North Lebanon: Potential for more violence in Tripoli


Potential for more violence in Tripoli
Nov. 12, 2014 /Misbah al-Ali/The Daily Star

 TRIPOLI, Lebanon: Despite the increased Army presence in Bab al-Tabbaneh and the constant raids since the disappearance of Islamist Shadi Mawlawi on Oct. 20, the impoverished, largely Sunni neighborhood of Tripoli is still on edge. The intense clashes at the end of last month between the military and Islamist gunmen inspired by the Nusra Front and ISIS – just the latest installment in violence over the last few years – has left its marks in the bullet-ridden building exteriors.

 People of Bab al-Tabbaneh endure tough living conditions that have only deteriorated over the last few years, due to round upon round of Syria-linked fighting, all of which seems pointless to most of those who reside there.
Outside a grilled chicken shop, a group of residents are having a heated conversation about compensation payments to those whose buildings were damaged in the October battles, and about the recent tour of the area by the Higher Relief Committee’s chief, Maj. Gen. Mohammad Khair. The owner of the chicken shop, Abdel-Hamid al-Hanoun, listens with interest as the men argue over who will get what and whether it will come through.
“My damages have exceeded $30,000 after both my restaurant and its store were burned down,” he told The Daily Star. “So far I have fixed everything out of my own pocket, without waiting for anyone to tell me what I should or shouldn’t do.”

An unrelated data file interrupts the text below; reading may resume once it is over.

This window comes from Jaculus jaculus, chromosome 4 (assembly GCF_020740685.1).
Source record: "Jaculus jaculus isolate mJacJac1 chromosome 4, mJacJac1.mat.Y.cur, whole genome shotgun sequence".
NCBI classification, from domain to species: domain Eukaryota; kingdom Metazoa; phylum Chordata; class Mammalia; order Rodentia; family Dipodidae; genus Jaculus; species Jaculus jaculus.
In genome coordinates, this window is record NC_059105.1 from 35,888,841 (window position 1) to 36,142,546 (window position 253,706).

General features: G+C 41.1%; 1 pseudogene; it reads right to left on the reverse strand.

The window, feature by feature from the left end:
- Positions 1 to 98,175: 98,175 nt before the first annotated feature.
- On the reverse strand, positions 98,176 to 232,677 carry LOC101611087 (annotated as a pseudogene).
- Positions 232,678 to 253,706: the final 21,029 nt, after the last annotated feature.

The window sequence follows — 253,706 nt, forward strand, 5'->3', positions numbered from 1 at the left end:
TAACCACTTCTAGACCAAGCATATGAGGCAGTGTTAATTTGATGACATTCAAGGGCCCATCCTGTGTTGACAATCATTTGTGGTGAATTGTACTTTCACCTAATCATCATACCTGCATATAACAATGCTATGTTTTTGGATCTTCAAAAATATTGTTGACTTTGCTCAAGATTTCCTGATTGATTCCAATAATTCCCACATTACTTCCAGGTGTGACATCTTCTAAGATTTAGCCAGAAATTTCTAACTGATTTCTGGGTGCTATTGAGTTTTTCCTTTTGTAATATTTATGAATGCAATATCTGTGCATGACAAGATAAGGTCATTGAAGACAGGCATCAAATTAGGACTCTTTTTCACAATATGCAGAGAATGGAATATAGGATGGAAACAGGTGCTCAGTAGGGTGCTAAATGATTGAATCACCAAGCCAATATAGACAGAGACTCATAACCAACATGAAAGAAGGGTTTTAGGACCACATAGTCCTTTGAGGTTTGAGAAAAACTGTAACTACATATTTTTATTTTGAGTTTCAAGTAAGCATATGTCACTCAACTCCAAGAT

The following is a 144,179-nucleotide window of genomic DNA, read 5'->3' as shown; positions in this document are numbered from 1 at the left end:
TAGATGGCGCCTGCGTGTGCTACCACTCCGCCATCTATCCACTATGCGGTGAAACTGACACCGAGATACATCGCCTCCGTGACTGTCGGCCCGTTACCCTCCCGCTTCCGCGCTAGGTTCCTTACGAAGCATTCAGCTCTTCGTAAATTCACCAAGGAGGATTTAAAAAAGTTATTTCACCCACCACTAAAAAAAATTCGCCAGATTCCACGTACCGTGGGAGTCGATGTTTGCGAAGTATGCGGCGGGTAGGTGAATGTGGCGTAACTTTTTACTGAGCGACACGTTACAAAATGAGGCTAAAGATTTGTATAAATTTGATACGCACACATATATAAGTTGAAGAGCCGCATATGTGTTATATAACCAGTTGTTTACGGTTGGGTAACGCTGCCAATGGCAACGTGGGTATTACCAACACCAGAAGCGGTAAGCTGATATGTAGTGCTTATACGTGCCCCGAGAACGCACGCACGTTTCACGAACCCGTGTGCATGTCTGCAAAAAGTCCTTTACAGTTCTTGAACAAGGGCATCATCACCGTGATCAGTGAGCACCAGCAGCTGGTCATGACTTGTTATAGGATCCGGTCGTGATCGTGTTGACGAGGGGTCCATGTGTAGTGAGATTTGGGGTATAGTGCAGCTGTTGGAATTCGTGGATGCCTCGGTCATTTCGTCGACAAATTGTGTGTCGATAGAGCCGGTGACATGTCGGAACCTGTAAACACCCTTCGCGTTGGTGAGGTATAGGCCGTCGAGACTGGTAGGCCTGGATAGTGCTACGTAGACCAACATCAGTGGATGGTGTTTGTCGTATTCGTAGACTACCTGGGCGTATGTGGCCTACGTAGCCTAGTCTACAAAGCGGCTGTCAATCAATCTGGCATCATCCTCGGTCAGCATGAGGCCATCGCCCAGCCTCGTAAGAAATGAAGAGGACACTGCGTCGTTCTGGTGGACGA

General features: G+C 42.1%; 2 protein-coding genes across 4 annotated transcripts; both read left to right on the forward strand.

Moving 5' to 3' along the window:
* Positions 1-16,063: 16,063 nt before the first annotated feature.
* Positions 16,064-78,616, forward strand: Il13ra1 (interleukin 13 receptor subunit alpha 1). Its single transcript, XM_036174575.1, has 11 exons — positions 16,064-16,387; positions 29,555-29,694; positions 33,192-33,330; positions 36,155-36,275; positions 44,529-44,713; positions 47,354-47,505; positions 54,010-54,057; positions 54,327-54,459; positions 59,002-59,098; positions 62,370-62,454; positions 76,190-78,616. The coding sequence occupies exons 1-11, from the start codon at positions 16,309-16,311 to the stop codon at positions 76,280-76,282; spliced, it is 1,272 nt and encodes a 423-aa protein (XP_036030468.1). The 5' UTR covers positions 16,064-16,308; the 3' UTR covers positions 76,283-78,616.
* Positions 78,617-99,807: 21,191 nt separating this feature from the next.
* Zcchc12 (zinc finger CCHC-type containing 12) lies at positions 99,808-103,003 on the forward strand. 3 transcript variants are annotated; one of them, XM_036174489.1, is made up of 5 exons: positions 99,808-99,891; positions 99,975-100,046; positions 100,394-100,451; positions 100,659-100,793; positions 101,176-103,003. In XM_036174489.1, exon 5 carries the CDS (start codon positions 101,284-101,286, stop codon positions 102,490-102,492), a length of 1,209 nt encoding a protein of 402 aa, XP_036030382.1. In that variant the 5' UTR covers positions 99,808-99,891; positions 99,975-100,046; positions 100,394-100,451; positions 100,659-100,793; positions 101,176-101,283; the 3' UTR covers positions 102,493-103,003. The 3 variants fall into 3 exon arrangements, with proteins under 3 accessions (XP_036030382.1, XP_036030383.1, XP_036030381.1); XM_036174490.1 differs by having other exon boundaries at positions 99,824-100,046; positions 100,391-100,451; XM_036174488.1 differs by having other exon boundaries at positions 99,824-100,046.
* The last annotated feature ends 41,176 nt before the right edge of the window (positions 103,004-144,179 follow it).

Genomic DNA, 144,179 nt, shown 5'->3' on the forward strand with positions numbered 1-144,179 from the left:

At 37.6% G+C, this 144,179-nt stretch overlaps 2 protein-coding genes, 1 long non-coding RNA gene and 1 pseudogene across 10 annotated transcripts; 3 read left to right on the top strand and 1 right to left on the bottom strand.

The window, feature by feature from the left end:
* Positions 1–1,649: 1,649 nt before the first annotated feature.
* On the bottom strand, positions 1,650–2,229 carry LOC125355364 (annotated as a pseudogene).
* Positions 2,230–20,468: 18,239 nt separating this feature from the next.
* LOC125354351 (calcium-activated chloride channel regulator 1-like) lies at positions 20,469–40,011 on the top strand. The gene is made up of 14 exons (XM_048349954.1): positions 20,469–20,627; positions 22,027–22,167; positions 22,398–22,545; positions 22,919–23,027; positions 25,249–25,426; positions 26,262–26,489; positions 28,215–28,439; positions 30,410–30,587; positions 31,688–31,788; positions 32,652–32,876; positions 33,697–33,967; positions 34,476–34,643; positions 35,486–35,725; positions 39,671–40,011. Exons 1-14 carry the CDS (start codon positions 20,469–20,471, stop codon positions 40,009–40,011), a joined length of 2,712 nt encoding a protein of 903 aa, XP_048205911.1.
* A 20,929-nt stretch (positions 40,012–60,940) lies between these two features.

“Our problem with the Lebanese government – whose existence we welcome because it is a guarantor of a dignified life – is that it is not doing its job and caring for us,” he said. “It shirks all of its duties, while asking us to heed of all of ours, such as paying taxes.
“The joke is that Tripoli’s municipality has collected taxes, while garbage is gathering in the streets unchecked,” he said.
Hanoun’s words are indicative of how many people in the area feel.
They are less bothered by the heightened security measures than they are by the continuing perceived governmental neglect and lack of basic services.
The situation for many has now become so desperate that there are even rumors that residents are selling on what little aid they receive to make money.
A security source expressed his relief that the military crackdown had gone off well, allowing the Army to penetrate places in the restive neighborhood that it had not been able to reach since 2005.
According to the same source, reports indicate that fugitives Mawlawi and his partner in crime Osama Mansour – both of whom are believed to be linked to Al-Qaeda – are still in Bab al-Tabbaneh or in the surrounding areas. Their presence was one of the main reasons that Tripoli exploded into violence last month.

 “Mawlawi and Mansour will be caught,” insisted the security source. “It is just a matter of time and putting more pressure on the pair. They are now semi-isolated, but still we need to get the plan to capture them just right.”